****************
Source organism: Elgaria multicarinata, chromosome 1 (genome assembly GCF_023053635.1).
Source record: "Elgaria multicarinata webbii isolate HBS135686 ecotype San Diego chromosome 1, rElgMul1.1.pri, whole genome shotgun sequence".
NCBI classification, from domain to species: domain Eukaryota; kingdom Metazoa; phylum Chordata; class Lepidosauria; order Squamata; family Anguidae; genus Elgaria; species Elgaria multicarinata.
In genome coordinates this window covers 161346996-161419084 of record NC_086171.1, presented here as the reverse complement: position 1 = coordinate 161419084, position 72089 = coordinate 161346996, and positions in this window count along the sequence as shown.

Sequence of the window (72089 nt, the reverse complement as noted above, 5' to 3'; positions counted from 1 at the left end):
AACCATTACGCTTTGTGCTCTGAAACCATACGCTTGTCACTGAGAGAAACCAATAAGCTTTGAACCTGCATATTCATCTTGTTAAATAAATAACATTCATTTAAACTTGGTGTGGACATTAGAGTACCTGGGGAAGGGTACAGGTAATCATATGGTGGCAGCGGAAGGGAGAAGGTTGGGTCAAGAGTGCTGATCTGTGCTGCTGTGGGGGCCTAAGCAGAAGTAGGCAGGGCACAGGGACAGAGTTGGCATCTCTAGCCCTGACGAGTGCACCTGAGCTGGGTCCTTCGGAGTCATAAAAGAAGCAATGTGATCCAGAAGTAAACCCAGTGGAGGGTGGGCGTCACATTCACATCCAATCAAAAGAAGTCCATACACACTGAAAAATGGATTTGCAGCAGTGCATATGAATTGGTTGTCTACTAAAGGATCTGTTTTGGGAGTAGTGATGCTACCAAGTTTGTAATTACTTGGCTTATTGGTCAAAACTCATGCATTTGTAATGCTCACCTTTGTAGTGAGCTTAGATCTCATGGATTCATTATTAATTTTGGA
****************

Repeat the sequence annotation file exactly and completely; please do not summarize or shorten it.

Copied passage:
Source organism: Elgaria multicarinata, chromosome 1 (genome assembly GCF_023053635.1).
Source record: "Elgaria multicarinata webbii isolate HBS135686 ecotype San Diego chromosome 1, rElgMul1.1.pri, whole genome shotgun sequence".
NCBI classification, from domain to species: domain Eukaryota; kingdom Metazoa; phylum Chordata; class Lepidosauria; order Squamata; family Anguidae; genus Elgaria; species Elgaria multicarinata.
In genome coordinates this window covers 161346996-161419084 of record NC_086171.1, presented here as the reverse complement: position 1 = coordinate 161419084, position 72089 = coordinate 161346996, and positions in this window count along the sequence as shown.

Sequence of the window (72089 nt, the reverse complement as noted above, 5' to 3'; positions counted from 1 at the left end):
AACCATTACGCTTTGTGCTCTGAAACCATACGCTTGTCACTGAGAGAAACCAATAAGCTTTGAACCTGCATATTCATCTTGTTAAATAAATAACATTCATTTAAACTTGGTGTGGACATTAGAGTACCTGGGGAAGGGTACAGGTAATCATATGGTGGCAGCGGAAGGGAGAAGGTTGGGTCAAGAGTGCTGATCTGTGCTGCTGTGGGGGCCTAAGCAGAAGTAGGCAGGGCACAGGGACAGAGTTGGCATCTCTAGCCCTGACGAGTGCACCTGAGCTGGGTCCTTCGGAGTCATAAAAGAAGCAATGTGATCCAGAAGTAAACCCAGTGGAGGGTGGGCGTCACATTCACATCCAATCAAAAGAAGTCCATACACACTGAAAAATGGATTTGCAGCAGTGCATATGAATTGGTTGTCTACTAAAGGATCTGTTTTGGGAGTAGTGATGCTACCAAGTTTGTAATTACTTGGCTTATTGGTCAAAACTCATGCATTTGTAATGCTCACCTTTGTAGTGAGCTTAGATCTCATGGATTCATTATTAATTTTGGA